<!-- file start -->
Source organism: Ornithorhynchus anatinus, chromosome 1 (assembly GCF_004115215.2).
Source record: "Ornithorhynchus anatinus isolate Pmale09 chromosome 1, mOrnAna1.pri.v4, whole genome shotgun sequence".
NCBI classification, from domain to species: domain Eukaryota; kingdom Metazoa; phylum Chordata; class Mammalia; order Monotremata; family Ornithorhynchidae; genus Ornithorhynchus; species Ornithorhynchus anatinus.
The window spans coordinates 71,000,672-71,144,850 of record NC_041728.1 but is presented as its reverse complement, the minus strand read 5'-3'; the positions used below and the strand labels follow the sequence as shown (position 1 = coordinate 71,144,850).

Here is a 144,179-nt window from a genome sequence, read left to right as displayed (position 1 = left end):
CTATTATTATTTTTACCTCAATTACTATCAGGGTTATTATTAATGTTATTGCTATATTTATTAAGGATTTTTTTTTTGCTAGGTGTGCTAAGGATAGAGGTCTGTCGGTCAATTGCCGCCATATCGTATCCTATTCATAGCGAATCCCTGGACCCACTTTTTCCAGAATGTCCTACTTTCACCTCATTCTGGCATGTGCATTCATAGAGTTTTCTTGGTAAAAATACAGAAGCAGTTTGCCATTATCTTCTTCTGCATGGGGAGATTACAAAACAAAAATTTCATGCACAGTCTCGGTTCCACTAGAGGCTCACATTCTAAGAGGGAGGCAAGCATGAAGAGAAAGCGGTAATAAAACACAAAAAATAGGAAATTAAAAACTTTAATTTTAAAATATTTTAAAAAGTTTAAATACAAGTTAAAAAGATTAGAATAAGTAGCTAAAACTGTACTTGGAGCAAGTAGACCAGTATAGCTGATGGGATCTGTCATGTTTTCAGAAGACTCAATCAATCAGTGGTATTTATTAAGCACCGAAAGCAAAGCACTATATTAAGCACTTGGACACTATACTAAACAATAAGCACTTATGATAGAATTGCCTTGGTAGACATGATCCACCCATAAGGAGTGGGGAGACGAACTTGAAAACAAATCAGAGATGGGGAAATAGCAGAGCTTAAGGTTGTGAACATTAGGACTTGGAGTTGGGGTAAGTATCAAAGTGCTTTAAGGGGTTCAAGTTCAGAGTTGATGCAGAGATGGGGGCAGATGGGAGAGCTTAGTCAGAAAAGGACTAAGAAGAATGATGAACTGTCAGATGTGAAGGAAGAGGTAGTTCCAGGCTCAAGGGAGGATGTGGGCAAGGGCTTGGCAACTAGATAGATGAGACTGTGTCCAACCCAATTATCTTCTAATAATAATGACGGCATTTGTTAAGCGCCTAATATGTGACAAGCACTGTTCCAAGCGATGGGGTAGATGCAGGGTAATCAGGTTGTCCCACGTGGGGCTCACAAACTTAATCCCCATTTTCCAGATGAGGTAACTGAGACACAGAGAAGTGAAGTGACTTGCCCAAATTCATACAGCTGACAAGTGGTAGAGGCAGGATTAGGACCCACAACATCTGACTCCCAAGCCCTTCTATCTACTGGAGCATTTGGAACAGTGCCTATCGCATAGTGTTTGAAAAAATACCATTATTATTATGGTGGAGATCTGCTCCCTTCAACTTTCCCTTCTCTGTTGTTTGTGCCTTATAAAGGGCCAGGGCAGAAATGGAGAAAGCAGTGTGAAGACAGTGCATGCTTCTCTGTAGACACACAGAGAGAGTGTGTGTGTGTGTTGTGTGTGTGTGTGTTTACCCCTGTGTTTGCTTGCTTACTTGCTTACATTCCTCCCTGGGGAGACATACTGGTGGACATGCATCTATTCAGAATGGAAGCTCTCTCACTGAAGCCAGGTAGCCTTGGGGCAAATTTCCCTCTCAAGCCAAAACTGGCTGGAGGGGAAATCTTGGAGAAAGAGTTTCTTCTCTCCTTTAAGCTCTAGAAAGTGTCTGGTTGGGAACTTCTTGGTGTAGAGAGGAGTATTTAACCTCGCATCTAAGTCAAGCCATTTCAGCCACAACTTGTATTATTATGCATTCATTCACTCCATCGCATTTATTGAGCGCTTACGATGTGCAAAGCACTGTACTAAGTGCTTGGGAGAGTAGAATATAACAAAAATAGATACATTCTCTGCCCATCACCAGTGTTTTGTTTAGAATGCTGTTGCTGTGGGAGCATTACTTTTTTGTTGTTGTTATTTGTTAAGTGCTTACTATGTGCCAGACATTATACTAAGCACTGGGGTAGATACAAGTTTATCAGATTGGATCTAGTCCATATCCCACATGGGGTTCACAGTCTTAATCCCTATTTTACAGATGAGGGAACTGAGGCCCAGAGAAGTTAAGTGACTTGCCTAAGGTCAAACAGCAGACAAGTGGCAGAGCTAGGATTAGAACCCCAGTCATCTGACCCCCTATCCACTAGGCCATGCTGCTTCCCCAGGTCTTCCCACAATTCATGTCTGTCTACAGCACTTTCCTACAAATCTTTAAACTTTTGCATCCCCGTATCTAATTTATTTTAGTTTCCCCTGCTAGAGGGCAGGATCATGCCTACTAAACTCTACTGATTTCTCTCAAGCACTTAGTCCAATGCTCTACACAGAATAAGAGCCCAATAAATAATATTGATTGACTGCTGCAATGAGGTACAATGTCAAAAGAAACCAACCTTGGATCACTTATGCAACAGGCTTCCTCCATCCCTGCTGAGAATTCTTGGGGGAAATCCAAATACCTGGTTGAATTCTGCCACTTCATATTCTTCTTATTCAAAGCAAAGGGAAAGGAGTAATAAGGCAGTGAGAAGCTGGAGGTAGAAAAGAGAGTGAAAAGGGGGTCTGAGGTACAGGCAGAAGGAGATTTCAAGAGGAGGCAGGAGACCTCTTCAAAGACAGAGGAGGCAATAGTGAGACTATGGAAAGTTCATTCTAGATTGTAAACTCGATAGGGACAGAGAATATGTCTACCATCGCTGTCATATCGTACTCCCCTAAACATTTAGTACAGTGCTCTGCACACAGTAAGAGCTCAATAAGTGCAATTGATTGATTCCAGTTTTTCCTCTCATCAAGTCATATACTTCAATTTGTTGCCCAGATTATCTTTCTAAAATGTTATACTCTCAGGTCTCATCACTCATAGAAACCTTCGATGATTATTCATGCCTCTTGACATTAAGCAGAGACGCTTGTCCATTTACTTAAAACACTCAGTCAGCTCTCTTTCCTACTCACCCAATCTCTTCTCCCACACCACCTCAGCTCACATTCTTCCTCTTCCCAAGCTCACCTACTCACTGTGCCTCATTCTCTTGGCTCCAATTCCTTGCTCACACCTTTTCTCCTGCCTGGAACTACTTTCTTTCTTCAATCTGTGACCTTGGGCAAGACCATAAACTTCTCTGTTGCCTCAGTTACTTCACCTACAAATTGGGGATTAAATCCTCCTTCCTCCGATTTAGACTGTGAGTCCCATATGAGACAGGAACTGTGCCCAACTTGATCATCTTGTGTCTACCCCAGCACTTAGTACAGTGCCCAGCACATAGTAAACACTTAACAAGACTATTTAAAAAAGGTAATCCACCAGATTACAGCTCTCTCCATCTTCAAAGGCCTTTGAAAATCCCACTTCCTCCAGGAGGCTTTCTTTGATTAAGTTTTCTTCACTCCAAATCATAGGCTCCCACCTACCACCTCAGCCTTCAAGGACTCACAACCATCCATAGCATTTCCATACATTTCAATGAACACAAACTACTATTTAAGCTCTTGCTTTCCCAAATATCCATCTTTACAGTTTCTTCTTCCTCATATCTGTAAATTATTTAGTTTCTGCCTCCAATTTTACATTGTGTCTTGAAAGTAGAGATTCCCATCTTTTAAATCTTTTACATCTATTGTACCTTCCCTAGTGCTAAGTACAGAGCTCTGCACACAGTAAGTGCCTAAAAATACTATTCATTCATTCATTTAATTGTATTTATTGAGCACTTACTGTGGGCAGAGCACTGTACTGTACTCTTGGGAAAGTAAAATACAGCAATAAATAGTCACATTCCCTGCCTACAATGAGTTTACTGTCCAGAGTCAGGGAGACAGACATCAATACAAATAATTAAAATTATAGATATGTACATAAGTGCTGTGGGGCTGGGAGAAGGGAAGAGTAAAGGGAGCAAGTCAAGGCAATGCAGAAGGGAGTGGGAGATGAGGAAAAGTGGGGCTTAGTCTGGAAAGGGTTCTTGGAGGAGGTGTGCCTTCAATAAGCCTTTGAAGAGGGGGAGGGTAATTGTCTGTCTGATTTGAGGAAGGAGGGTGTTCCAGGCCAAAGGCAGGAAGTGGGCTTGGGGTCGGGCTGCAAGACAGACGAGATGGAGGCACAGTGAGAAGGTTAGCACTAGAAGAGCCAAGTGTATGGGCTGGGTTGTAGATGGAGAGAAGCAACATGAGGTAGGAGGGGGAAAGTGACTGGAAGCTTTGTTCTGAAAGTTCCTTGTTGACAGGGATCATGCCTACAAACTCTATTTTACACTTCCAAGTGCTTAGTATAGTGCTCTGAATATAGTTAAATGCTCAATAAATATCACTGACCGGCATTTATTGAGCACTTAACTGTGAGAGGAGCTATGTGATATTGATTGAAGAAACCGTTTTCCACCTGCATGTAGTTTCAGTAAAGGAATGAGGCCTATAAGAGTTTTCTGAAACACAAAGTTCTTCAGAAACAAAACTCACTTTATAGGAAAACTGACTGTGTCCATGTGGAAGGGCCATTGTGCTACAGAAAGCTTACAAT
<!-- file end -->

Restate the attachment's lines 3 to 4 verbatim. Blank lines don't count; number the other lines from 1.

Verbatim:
NCBI classification, from domain to species: domain Eukaryota; kingdom Metazoa; phylum Chordata; class Mammalia; order Monotremata; family Ornithorhynchidae; genus Ornithorhynchus; species Ornithorhynchus anatinus.
The window spans coordinates 71,000,672-71,144,850 of record NC_041728.1 but is presented as its reverse complement, the minus strand read 5'-3'; the positions used below and the strand labels follow the sequence as shown (position 1 = coordinate 71,144,850).